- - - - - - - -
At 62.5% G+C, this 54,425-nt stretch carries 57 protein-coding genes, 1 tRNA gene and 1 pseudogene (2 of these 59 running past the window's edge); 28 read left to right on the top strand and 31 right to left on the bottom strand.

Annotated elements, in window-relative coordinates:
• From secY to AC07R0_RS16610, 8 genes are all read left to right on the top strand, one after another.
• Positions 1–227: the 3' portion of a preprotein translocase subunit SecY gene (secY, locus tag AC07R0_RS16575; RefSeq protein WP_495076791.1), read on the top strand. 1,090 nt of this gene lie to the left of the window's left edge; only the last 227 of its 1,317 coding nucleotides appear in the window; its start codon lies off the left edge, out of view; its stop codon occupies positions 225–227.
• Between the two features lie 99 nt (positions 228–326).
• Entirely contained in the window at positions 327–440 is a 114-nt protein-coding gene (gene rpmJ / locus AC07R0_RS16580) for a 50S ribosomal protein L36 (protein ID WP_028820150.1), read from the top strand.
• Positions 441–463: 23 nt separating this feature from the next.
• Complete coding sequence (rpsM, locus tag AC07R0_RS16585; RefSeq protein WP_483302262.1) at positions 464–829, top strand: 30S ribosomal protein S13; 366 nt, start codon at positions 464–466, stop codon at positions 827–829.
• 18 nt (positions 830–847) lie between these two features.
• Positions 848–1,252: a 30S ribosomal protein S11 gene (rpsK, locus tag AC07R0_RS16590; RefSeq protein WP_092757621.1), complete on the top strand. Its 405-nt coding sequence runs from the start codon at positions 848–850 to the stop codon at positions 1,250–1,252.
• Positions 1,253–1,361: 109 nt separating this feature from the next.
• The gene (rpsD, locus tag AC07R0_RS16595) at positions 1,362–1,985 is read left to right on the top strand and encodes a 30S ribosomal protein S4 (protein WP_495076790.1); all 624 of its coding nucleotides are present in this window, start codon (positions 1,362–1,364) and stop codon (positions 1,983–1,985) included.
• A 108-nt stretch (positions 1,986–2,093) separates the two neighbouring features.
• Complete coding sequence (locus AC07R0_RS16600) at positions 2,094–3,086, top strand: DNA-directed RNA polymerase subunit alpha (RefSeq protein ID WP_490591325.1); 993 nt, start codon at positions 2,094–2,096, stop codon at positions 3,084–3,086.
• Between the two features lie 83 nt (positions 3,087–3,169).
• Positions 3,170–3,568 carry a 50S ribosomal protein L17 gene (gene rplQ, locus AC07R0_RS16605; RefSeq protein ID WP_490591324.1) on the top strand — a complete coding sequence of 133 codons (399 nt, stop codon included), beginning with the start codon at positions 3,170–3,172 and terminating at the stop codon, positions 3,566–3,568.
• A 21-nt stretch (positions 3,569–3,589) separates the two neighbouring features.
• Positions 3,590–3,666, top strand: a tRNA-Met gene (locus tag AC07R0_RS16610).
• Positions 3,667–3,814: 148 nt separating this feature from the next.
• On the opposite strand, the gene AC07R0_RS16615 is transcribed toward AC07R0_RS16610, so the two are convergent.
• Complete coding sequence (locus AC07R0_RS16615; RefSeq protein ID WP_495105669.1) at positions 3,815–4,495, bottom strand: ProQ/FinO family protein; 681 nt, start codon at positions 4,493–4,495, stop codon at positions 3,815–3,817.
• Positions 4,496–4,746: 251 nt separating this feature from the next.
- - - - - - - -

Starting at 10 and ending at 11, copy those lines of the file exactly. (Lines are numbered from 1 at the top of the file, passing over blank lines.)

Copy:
• Positions 848–1,252: a 30S ribosomal protein S11 gene (rpsK, locus tag AC07R0_RS16590; RefSeq protein WP_092757621.1), complete on the top strand. Its 405-nt coding sequence runs from the start codon at positions 848–850 to the stop codon at positions 1,250–1,252.
• Positions 1,253–1,361: 109 nt separating this feature from the next.